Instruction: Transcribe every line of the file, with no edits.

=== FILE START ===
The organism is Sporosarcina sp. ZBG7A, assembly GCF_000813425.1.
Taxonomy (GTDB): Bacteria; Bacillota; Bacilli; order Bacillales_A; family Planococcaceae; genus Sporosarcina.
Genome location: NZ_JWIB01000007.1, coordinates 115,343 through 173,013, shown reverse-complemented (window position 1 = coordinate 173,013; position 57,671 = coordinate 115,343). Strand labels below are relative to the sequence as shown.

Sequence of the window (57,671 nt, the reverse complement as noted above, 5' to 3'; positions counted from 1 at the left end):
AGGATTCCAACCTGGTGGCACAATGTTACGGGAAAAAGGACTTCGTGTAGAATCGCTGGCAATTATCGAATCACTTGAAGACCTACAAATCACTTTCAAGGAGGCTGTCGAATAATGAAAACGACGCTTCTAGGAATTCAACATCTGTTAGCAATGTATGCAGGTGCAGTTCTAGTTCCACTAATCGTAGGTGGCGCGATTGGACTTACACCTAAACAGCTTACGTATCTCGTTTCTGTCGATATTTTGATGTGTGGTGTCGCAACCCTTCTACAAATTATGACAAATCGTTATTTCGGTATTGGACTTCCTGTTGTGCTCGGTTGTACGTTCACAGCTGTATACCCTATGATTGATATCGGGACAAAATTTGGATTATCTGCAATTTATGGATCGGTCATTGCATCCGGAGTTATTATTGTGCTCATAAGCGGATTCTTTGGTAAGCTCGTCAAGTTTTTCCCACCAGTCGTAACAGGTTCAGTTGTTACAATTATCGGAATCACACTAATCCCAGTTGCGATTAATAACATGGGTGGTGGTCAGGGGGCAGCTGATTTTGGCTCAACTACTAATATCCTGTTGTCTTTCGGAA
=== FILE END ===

The organism is Sporosarcina sp. ZBG7A, assembly GCF_000813425.1.
Taxonomy (GTDB): Bacteria; Bacillota; Bacilli; order Bacillales_A; family Planococcaceae; genus Sporosarcina.
Genome location: NZ_JWIB01000007.1, coordinates 115,343 through 173,013, shown reverse-complemented (window position 1 = coordinate 173,013; position 57,671 = coordinate 115,343). Strand labels below are relative to the sequence as shown.

Sequence of the window (57,671 nt, the reverse complement as noted above, 5' to 3'; positions counted from 1 at the left end):
AGGATTCCAACCTGGTGGCACAATGTTACGGGAAAAAGGACTTCGTGTAGAATCGCTGGCAATTATCGAATCACTTGAAGACCTACAAATCACTTTCAAGGAGGCTGTCGAATAATGAAAACGACGCTTCTAGGAATTCAACATCTGTTAGCAATGTATGCAGGTGCAGTTCTAGTTCCACTAATCGTAGGTGGCGCGATTGGACTTACACCTAAACAGCTTACGTATCTCGTTTCTGTCGATATTTTGATGTGTGGTGTCGCAACCCTTCTACAAATTATGACAAATCGTTATTTCGGTATTGGACTTCCTGTTGTGCTCGGTTGTACGTTCACAGCTGTATACCCTATGATTGATATCGGGACAAAATTTGGATTATCTGCAATTTATGGATCGGTCATTGCATCCGGAGTTATTATTGTGCTCATAAGCGGATTCTTTGGTAAGCTCGTCAAGTTTTTCCCACCAGTCGTAACAGGTTCAGTTGTTACAATTATCGGAATCACACTAATCCCAGTTGCGATTAATAACATGGGTGGTGGTCAGGGGGCAGCTGATTTTGGCTCAACTACTAATATCCTGTTGTCTTTCGGAA